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Blog Short #109: Why People Lie

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Have you ever told a lie? Of course you have! Everyone has.

But not all lies are equal. Some lies are told to avoid hurting someone’s feelings or to be polite. At the other end of the spectrum, the purpose is to manipulate and take advantage of someone for selfish gain.

Does that mean that lies are all right in some cases?

Some think not, and others believe yes. Regardless of where you land on that question, it’s best to strive for honesty.

Researchers classify lies by looking at two factors:

  1. The purpose of the lie.
  2. The volume and prevalence of lying.

I was surprised at some of the findings, and I’m betting you’ll be surprised too.

Today I’m reviewing the most common reasons people lie, along with some statistics regarding the prevalence of lying. Next week I’ll talk about how to stop lying and review relationship practices that help prevent lying.

Let’s start with the statistics.

How often do people lie?

These stats come from a major study examining 116,366 lies told by 632 participants over 91 days. Here’s what they found:

  • Around 75% of the respondents told between zero and two lies per day, much less than you might have thought.
  • These were mainly little white lies or “inconsequential,” meaning there was no intent to cause harm.
  • Another 6% had low levels of lying on average but had days where they lied with greater frequency.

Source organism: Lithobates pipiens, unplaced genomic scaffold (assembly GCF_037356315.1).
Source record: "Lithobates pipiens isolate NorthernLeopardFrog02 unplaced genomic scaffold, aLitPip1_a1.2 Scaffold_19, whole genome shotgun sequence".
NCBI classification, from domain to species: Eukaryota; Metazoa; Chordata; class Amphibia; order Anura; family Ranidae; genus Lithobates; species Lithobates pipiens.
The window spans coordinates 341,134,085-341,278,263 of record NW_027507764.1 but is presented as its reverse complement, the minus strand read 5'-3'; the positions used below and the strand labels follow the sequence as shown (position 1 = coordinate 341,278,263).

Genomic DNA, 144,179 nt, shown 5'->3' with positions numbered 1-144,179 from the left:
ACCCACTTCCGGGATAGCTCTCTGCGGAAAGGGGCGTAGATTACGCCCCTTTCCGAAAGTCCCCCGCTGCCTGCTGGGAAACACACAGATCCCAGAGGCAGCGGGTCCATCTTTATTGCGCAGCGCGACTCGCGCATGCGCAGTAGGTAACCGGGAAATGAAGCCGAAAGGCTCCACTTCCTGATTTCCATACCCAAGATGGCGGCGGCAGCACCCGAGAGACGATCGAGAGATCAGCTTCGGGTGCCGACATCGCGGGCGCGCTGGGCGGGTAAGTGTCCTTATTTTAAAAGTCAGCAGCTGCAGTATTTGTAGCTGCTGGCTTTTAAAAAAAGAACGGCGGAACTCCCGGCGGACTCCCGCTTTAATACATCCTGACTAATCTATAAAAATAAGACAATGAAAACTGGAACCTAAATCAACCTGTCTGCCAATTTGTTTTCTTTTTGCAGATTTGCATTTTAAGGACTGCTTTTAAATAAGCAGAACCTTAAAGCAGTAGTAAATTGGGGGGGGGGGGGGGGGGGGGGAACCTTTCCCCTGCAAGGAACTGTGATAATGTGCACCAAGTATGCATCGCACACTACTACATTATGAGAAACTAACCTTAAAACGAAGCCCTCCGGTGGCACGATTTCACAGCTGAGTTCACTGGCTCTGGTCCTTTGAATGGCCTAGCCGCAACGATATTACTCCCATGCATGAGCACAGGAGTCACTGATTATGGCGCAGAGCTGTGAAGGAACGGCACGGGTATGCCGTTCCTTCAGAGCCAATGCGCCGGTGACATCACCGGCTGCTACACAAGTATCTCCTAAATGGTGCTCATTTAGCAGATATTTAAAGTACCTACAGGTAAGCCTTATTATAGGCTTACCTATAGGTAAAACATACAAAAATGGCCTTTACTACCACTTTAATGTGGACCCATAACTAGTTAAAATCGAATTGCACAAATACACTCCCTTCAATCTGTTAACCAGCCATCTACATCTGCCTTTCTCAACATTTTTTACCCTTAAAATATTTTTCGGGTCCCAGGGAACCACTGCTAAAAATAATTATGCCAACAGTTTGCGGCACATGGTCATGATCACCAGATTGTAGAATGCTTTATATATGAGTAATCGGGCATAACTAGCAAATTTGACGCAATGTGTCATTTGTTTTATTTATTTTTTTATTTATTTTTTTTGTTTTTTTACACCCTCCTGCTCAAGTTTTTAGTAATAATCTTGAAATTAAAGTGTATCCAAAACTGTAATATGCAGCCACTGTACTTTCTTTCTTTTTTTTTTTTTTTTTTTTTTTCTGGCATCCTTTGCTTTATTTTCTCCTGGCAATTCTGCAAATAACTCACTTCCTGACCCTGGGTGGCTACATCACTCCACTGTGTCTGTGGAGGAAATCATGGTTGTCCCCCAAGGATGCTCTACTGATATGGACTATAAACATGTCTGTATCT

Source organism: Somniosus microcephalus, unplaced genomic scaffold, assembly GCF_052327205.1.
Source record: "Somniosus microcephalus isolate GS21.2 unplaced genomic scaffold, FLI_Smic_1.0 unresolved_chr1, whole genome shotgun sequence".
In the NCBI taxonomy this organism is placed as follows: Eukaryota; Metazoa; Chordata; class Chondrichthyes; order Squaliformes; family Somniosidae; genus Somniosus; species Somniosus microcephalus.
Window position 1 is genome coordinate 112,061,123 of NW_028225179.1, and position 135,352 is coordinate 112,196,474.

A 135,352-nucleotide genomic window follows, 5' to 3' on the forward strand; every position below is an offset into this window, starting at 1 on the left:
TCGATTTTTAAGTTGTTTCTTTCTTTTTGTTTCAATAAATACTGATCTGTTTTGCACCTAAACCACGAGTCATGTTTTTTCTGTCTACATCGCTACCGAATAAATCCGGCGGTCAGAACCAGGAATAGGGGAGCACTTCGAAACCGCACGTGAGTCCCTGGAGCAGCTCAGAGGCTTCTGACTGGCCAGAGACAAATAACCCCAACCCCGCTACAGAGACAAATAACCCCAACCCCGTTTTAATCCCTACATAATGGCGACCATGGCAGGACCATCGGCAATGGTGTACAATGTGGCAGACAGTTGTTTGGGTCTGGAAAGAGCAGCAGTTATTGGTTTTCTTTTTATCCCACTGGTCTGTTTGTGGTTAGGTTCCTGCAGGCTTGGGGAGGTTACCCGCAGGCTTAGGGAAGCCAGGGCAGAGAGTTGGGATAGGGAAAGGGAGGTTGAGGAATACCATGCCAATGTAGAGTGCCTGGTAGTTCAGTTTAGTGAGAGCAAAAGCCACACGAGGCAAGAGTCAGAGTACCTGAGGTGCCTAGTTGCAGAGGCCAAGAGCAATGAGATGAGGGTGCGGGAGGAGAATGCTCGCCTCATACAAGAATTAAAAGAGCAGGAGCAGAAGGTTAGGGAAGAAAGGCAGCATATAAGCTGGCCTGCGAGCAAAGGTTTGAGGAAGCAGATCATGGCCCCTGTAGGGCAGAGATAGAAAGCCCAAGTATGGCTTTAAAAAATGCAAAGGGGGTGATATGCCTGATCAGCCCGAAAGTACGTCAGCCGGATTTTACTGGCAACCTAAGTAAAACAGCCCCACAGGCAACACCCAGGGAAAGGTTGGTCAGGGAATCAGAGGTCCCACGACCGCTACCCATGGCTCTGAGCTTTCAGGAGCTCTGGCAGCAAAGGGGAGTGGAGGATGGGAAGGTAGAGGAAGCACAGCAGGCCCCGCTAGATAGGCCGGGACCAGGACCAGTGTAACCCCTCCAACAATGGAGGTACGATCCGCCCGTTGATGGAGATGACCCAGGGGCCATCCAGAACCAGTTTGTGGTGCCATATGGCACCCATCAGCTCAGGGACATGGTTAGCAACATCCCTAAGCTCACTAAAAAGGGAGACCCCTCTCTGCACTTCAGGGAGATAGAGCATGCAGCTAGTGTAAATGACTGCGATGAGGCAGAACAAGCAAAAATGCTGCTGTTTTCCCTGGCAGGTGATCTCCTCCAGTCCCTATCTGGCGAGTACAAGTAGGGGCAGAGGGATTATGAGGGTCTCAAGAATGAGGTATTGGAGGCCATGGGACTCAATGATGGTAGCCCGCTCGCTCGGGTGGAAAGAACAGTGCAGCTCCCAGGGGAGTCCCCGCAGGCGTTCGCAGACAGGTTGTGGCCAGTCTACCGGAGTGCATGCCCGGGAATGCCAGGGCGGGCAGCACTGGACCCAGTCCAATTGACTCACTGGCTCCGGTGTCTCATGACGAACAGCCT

• Another 1% rarely lied.
  • Prolific liars, the last group, had a much greater frequency of lying, and their lies were more consequential. This was especially true for the top 1% of liars who lied on an average of 17 lies per day.

I found these statistics surprising because I think the general perception is that people lie much more than that. It’s encouraging that the majority of people still honor being truthful.

Who do people lie to?

Another statistic has to do with who people lie to. This one seems more in line with what you might think. Here they are:

  • 51% – friends
  • 21% – family
  • 11% – school/business colleagues
  • 8.9% – strangers
  • 8.5% – casual acquaintances
  • We lie more to people we know well. That would make sense because we have more interaction and intimacy with them. We care more about what they think of us.

Now let’s go on to why people lie.

9 Reasons People Lie

1. Avoid punishment or repercussions for a wrong action.

You tell your boss you finished the report he asked you to do and mailed it off on time even though you haven’t finished it and are scrambling to get it done so you can get it in the mail tomorrow.

Your teen skips school, and when the school calls, you tell them he stayed home today and isn’t feeling well.

Lies to avoid punishment can apply to you or someone you wish to protect. In both cases, you’re hoping you (or they) won’t be found out and can save face or avoid negative consequences.

2. Get out of an awkward situation, or be polite.

You use this one when you want to avoid a situation or avoid hurting someone’s feelings unnecessarily. You might say you have an appointment and need to be on time in order to extricate yourself from a long-winded conversation. Or if your friend asks you what you think of her new dress, you say, “It looks great!” even though you don’t particularly like it.

3. Make yourself look good.

There are many versions of this one. You might exaggerate your performance, embellish a story, boast, or purposely leave out details that make you look bad.

Lying to look good can get serious, depending on what you’re lying about. A typical example is putting something on your resume that’s not true. It’s a misrepresentation, no matter how you cut it.

4. Maintain privacy.

There are things you want to keep to yourself for whatever reason, and you tell a lie to avoid exposing them.

Maybe you started a new diet and are out to lunch with your friends. You order a salad with no-fat dressing, and one of your friends asks you if you’re on a diet. You say, “No, I’m just not all that hungry today.” You don’t want to share that you’re dieting because you don’t anyone to observe your progress or lack of.